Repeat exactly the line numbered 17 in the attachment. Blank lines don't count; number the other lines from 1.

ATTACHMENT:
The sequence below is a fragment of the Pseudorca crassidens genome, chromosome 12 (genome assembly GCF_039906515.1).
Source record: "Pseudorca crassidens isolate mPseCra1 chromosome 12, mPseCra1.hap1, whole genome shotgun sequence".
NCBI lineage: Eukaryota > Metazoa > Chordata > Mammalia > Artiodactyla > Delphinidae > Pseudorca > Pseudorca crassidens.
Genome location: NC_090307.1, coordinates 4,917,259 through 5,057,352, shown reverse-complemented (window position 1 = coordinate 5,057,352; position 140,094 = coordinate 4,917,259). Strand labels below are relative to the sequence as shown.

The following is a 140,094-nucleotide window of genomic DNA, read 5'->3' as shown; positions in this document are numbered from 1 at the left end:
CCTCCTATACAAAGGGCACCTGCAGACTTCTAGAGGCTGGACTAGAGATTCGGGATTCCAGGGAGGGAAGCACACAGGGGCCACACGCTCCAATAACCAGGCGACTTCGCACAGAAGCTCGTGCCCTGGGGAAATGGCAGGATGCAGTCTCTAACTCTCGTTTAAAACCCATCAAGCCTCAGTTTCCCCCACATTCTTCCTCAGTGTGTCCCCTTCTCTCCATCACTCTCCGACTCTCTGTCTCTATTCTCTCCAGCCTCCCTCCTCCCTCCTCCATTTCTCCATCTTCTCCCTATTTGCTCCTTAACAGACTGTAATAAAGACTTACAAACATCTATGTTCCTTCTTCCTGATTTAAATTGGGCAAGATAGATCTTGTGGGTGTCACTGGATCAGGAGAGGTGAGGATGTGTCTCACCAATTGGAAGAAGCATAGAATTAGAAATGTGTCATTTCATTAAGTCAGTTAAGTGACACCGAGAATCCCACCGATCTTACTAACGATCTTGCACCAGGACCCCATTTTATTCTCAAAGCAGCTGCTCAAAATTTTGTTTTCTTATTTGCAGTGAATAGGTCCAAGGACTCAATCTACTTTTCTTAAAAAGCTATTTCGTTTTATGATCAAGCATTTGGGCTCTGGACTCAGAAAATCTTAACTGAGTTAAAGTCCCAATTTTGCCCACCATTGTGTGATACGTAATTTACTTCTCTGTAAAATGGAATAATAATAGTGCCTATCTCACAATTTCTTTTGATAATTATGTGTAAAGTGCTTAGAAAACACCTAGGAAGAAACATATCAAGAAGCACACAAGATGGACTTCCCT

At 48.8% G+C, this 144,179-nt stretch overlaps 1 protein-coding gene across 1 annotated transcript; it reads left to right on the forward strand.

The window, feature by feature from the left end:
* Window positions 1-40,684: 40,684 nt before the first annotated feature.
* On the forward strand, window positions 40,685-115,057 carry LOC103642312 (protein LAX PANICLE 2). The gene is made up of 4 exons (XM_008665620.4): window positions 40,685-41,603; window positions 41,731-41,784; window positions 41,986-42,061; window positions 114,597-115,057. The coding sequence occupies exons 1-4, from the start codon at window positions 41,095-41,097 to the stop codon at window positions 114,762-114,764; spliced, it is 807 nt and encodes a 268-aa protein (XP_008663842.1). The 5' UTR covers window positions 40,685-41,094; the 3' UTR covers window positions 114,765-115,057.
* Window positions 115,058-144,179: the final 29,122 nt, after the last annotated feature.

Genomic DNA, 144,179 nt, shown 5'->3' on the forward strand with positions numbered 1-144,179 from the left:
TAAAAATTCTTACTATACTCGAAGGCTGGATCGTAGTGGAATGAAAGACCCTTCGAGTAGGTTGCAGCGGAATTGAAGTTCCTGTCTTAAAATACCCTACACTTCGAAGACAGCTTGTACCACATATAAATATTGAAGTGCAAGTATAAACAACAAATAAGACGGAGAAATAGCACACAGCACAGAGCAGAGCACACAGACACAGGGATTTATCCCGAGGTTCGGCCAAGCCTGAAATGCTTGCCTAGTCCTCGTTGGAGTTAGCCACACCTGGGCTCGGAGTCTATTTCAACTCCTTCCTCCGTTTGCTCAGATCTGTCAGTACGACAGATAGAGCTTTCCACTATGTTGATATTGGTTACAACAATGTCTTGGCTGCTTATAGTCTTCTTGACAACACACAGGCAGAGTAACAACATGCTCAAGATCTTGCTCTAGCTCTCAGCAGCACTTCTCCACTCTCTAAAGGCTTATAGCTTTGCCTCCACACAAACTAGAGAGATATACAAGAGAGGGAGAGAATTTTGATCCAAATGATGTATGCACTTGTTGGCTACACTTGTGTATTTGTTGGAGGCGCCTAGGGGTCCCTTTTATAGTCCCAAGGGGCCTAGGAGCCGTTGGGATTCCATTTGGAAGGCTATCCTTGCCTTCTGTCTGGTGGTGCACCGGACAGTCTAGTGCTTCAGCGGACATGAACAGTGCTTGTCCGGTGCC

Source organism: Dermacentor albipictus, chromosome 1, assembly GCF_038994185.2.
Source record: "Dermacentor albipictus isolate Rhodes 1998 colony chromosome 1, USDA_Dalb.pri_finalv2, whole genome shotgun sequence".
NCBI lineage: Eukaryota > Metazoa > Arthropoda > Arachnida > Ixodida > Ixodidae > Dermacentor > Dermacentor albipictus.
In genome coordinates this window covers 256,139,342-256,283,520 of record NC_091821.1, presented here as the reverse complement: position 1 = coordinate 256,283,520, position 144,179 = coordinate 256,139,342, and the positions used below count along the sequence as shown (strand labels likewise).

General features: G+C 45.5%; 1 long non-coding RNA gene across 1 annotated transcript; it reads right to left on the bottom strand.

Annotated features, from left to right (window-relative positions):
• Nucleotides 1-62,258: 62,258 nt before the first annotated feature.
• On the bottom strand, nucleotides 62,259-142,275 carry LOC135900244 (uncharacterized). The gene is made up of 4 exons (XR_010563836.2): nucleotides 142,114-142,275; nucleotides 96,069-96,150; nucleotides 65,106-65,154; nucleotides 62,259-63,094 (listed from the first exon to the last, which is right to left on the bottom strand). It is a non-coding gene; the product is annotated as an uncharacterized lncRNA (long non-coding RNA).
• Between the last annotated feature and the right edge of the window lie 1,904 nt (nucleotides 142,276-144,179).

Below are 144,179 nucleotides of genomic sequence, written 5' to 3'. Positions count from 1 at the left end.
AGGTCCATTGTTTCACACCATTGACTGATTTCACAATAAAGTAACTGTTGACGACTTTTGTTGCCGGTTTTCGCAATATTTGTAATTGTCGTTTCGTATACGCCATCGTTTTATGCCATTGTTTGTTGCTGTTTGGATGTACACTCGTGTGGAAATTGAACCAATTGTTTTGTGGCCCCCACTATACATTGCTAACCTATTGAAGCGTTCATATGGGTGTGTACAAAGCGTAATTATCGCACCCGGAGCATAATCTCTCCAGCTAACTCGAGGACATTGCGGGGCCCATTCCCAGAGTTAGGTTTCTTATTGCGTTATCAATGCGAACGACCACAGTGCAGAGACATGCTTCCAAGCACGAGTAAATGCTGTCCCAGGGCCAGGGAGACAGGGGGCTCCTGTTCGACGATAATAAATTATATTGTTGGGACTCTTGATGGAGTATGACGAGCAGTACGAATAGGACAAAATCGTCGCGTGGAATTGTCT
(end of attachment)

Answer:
In genome coordinates this window covers 256,139,342-256,283,520 of record NC_091821.1, presented here as the reverse complement: position 1 = coordinate 256,283,520, position 144,179 = coordinate 256,139,342, and the positions used below count along the sequence as shown (strand labels likewise).